Yuan S.-X.,Chongqing Munic Key Laboratory Of Higher Educ Institutions For Biochemistry And Molecular Pharmacology |
Yuan S.-X.,Chongqing Medical University |
Wang D.-X.,Chongqing Munic Key Laboratory Of Higher Educ Institutions For Biochemistry And Molecular Pharmacology |
Wang D.-X.,Chongqing Medical University |
And 26 more authors.
Oncology Reports | Year: 2016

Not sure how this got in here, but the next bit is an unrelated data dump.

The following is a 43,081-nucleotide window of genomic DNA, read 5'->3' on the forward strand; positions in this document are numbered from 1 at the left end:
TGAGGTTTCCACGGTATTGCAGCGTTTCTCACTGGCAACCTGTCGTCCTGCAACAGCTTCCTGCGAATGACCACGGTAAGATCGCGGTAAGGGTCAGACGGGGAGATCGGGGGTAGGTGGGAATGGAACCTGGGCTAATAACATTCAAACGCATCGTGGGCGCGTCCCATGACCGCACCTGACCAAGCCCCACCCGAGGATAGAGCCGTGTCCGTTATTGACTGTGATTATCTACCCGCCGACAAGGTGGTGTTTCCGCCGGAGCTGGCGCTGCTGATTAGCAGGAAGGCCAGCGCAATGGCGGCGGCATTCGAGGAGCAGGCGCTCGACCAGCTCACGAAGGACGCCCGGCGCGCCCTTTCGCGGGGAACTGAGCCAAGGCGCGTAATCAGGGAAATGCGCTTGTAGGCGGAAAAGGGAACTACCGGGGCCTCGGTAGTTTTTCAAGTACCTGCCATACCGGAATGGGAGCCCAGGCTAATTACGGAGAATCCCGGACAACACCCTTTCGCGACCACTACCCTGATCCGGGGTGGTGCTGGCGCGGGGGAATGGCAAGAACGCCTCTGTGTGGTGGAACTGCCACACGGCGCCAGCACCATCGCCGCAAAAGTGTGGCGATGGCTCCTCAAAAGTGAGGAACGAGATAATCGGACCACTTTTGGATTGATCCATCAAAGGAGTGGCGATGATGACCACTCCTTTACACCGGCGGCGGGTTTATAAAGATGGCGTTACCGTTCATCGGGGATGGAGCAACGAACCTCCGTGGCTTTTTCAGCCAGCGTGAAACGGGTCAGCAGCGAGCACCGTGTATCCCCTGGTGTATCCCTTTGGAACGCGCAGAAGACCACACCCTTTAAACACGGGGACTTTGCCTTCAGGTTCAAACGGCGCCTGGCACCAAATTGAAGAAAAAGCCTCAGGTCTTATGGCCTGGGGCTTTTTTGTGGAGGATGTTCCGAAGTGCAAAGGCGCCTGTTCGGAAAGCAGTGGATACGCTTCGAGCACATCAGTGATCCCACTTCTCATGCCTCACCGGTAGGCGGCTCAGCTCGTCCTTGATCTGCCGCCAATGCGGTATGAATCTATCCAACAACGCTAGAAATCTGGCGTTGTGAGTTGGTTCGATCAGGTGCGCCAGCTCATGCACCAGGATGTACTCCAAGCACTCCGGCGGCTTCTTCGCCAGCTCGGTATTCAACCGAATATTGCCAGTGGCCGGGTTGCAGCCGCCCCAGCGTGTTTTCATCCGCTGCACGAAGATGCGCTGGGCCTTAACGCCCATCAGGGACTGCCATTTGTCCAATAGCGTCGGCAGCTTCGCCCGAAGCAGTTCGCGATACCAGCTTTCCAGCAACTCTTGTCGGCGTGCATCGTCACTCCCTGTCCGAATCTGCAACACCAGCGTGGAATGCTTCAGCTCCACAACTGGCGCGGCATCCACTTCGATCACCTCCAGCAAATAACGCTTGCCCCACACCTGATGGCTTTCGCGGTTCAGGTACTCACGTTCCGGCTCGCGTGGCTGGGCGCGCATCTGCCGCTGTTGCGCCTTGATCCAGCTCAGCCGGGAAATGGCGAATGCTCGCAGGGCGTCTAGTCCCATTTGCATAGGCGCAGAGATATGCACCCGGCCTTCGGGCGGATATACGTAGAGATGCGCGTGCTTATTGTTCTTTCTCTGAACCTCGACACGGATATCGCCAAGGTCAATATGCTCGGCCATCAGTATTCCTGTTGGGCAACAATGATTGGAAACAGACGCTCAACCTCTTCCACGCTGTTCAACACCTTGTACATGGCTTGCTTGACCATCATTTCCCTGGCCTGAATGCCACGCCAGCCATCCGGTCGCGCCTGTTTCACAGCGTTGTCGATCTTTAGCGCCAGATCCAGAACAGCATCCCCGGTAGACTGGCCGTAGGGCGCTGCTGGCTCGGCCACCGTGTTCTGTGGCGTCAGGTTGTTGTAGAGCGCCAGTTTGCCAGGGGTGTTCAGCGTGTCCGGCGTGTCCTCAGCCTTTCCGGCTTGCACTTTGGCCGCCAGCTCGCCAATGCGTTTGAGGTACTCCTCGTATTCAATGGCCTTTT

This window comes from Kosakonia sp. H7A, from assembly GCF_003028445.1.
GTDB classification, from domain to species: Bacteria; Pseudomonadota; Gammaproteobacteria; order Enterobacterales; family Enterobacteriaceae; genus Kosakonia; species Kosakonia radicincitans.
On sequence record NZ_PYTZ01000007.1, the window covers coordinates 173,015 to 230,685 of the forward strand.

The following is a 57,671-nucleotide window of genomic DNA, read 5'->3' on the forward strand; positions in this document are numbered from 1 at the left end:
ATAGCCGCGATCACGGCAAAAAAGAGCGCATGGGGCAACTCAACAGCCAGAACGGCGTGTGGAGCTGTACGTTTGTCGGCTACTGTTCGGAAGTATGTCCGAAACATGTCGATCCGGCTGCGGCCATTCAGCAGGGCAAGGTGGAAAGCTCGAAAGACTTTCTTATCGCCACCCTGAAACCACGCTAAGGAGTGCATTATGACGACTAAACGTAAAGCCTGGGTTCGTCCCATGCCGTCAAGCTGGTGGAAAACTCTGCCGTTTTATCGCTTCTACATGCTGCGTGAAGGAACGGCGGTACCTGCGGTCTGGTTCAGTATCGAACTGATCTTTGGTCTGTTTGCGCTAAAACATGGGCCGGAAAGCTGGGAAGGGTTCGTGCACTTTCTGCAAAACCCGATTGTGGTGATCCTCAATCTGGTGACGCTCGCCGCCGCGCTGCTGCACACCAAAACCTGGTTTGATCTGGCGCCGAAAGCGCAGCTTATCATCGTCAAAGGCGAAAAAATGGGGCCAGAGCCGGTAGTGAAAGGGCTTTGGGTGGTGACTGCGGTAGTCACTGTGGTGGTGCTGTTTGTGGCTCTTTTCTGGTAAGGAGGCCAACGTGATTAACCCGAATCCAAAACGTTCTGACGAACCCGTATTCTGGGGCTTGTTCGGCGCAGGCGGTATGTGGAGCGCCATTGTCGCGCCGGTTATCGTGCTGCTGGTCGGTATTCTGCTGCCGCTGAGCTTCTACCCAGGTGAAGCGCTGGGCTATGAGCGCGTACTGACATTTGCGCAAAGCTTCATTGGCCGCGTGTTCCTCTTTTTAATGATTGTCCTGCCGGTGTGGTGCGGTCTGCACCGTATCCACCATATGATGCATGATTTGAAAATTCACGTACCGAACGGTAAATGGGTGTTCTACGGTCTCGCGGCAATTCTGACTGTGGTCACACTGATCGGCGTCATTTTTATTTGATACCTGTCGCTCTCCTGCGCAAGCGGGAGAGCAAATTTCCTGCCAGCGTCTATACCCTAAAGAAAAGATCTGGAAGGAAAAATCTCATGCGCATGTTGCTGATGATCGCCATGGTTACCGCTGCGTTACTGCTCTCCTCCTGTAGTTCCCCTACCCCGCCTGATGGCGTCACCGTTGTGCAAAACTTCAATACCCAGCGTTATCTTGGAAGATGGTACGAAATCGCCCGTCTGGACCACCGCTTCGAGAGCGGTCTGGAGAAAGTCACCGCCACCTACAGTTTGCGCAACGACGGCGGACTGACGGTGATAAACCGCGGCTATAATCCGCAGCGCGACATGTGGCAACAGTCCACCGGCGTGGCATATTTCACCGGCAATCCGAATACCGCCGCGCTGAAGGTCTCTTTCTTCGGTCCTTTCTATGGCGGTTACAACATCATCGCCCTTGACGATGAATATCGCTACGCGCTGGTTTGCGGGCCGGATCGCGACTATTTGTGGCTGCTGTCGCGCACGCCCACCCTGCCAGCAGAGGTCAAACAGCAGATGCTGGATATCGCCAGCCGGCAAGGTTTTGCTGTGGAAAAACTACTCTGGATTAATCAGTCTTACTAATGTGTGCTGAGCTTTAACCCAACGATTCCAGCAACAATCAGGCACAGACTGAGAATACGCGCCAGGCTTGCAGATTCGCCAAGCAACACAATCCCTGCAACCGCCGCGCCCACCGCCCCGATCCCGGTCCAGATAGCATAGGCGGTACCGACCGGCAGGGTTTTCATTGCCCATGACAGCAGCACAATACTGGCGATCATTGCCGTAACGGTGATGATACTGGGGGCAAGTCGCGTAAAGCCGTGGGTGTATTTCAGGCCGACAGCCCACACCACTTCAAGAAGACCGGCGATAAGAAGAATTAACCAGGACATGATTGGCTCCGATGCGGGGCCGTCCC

Colon cancer is one of the most common malignancies of the digestive system. Although more effective therapeutic strategies have been developed in the last decades there is still a great clinical need to explore new treatment regimens for colon cancer due to the undesirable prognosis. In the present study, we investigated the anticancer activity of resveratrol (Res) in human colon cancer cells, and the possible mechanism underlying this effect. We employed crystal violet staining, flow cytometry and western blotting to test the antiproliferation-and apoptosis-inducing effects of Res in LoVo cells. A xenograft tumor model was also introduced to confirm the in vivo anticancer effect of Res. Using PCR, western blotting, a recombinant adenovirus and a specific inhibitor of p38 MAPK or bone morphogenetic protein receptor (BMPR) to explore the possible molecular mechanisms. We found that Res markedly inhibited the proliferation and promoted the apoptosis of LoVo cells, and suppressed the in vivo tumor growth of colon cancer. Res substantially upregulated the expression of bone morphogenetic protein 9 (BMP9). Exogenous expression of BMP9 enhanced the anticancer effect of Res in LoVo cells while BMP9 knockdown partly reduced this activity. Res increased the activation of p38 MAPK, which was enhanced by the exogenous expression of BMP9. The anticancer activity of Res, or Res combined with BMP9, was reduced partly by the p38 MAPK inhibitor. The BMPR inhibitor almost abolished the Res-induced activation of p38 MAPK, and attenuated the antiproliferative effect of Res in the LoVo cells. Our findings strongly suggest that the anticancer effect of Res in human colon cancer cells may be partly mediated by upregulation of BMP9 to activate p38 MAPK in a BMPR-dependent manner.